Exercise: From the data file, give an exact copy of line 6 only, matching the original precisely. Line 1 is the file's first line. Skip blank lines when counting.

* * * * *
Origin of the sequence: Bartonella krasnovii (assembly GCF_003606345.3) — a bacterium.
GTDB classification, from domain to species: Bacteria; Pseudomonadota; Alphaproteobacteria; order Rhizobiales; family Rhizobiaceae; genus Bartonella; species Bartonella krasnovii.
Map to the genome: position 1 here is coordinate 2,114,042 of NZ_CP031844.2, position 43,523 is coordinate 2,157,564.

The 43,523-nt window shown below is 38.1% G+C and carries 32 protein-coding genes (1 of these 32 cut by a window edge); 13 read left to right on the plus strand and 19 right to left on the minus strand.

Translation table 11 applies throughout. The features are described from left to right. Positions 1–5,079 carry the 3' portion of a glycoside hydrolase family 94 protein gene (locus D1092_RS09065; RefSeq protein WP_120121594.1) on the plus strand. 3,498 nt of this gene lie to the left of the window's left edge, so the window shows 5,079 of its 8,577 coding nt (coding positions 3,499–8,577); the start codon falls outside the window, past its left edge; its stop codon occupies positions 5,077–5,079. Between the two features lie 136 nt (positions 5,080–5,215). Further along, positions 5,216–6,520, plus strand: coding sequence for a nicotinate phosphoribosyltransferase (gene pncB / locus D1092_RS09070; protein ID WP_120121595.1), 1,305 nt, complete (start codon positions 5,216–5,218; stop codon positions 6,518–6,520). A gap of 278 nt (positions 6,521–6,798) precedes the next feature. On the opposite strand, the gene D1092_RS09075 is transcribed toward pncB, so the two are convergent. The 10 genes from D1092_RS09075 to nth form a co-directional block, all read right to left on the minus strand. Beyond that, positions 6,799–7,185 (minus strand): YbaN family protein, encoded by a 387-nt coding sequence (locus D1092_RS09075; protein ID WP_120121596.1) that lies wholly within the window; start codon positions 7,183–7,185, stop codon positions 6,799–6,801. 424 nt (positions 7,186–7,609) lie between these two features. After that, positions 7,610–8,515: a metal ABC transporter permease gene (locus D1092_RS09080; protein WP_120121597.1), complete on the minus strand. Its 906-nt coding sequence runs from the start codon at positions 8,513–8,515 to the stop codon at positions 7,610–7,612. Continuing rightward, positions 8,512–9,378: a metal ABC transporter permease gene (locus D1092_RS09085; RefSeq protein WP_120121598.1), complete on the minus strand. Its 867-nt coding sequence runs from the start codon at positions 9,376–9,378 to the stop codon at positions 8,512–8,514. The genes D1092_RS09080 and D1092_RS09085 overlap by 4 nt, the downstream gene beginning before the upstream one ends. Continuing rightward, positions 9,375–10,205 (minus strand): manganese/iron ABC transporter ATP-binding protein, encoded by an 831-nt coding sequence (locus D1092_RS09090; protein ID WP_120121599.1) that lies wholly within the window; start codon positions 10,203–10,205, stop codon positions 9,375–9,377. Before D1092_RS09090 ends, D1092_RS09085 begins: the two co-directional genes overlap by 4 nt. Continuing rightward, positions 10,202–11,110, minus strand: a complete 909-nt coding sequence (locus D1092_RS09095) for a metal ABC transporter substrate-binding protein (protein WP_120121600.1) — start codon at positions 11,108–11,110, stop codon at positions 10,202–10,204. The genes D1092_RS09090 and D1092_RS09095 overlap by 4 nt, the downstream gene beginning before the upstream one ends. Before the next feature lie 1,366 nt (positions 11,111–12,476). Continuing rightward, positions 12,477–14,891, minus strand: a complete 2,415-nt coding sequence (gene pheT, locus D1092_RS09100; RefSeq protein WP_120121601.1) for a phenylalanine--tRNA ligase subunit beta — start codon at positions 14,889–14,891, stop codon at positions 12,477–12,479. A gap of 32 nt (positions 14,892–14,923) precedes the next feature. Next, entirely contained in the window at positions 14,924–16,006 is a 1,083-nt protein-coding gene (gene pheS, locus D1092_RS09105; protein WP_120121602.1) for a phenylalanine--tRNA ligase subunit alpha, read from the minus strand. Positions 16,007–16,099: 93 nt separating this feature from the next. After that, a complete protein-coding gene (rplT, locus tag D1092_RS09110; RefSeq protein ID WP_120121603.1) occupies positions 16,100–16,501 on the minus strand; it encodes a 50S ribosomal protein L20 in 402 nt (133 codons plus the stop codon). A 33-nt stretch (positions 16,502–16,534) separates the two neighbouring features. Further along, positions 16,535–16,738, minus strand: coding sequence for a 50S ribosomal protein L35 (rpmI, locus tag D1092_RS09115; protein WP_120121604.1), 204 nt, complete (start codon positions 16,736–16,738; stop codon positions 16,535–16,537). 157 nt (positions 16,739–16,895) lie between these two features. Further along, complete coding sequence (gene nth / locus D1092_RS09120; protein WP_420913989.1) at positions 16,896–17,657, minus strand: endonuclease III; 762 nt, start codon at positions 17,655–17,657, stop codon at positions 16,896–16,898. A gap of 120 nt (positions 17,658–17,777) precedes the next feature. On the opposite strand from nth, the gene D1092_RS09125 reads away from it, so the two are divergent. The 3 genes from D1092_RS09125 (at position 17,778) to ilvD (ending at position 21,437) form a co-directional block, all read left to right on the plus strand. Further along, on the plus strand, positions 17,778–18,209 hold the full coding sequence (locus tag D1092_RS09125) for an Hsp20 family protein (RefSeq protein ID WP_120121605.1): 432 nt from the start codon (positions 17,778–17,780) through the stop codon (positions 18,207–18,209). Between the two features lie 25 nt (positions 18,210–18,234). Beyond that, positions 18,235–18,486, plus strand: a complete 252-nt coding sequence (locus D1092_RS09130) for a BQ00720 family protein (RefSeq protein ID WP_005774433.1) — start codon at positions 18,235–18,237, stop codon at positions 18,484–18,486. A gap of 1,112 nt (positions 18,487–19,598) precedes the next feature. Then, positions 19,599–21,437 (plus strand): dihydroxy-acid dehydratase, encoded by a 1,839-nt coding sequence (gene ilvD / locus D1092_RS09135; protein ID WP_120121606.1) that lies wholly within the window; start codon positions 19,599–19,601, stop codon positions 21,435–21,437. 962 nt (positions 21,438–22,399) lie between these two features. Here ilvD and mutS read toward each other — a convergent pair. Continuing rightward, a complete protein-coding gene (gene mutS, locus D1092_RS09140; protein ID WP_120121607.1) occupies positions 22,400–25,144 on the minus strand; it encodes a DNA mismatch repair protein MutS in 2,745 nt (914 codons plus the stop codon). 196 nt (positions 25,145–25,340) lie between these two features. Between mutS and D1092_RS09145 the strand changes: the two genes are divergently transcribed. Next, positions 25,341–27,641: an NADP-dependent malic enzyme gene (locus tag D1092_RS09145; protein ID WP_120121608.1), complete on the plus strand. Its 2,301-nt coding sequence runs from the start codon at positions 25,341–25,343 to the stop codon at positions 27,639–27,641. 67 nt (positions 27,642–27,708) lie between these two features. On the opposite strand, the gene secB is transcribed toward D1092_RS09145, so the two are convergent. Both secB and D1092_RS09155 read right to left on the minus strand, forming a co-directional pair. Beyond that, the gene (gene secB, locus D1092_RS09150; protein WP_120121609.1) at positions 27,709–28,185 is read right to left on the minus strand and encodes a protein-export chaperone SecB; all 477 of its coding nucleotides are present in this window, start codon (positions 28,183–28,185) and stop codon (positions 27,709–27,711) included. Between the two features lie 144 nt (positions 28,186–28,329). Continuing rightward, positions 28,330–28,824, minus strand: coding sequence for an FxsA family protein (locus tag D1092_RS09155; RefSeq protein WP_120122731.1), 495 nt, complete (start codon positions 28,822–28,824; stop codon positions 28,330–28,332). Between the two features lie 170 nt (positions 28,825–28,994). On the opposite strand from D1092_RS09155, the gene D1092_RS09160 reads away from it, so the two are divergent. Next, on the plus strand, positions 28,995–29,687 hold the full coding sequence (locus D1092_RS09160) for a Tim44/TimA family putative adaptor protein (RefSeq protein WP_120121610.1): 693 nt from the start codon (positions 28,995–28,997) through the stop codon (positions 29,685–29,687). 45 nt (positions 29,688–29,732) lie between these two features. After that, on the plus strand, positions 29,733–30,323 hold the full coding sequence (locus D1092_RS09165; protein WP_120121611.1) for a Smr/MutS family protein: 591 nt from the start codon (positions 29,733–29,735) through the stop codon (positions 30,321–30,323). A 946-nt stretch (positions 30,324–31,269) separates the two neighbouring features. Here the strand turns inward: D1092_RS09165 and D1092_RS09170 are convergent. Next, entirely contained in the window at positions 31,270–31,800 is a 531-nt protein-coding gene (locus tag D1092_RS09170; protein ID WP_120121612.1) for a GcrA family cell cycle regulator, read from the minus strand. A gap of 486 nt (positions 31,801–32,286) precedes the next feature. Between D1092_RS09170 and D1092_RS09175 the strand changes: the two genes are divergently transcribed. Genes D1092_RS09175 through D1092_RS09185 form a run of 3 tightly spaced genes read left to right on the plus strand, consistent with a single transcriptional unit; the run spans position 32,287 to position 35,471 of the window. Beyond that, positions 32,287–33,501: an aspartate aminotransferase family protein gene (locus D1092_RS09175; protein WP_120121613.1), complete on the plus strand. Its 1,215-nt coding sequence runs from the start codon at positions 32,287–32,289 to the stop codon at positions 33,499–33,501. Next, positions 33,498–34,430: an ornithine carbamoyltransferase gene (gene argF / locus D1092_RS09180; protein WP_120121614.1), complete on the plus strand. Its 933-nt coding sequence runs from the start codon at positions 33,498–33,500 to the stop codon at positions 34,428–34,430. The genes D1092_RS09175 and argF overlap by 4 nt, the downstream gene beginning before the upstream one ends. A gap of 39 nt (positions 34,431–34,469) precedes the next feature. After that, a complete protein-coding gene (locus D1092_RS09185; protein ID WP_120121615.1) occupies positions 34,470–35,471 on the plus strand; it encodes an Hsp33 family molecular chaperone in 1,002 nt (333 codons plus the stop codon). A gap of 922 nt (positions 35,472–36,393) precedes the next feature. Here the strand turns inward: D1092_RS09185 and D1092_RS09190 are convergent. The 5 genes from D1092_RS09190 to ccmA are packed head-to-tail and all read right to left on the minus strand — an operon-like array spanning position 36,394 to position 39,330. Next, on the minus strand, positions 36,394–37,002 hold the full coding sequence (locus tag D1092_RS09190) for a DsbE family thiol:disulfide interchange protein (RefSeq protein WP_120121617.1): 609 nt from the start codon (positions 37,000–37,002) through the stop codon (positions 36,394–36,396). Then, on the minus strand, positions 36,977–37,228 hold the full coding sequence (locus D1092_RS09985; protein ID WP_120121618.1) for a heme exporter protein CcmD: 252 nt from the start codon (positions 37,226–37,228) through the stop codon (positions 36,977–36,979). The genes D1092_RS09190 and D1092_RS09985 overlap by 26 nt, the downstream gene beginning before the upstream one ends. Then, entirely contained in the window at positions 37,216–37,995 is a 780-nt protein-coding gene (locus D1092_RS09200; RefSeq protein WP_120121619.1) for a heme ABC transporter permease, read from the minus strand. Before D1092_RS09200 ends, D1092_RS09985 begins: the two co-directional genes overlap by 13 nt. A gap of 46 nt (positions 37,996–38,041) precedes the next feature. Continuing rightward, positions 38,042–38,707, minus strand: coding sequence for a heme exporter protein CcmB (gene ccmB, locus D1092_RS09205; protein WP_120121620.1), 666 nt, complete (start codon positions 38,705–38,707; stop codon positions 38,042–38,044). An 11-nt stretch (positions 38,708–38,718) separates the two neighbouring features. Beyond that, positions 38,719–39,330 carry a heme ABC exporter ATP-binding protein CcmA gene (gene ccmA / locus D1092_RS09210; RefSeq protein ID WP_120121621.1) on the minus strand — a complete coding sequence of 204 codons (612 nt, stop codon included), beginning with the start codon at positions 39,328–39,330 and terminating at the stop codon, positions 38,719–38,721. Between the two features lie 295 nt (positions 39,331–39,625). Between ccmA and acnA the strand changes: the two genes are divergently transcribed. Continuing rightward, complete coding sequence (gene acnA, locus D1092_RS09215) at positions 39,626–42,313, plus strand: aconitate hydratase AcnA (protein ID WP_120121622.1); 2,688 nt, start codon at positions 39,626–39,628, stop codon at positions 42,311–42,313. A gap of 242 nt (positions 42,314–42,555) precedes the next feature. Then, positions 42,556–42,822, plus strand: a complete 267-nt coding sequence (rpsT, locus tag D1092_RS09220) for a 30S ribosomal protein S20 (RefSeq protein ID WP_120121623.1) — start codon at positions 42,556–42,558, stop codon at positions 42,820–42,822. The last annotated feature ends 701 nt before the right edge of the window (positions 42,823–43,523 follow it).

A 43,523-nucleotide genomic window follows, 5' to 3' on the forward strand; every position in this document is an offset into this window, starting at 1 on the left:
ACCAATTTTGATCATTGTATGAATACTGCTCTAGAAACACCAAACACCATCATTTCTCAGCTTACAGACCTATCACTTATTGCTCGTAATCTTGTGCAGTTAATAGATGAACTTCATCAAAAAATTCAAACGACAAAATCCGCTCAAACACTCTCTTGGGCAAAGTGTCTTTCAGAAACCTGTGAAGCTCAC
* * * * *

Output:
A 43,523-nucleotide genomic window follows, 5' to 3' on the forward strand; every position in this document is an offset into this window, starting at 1 on the left: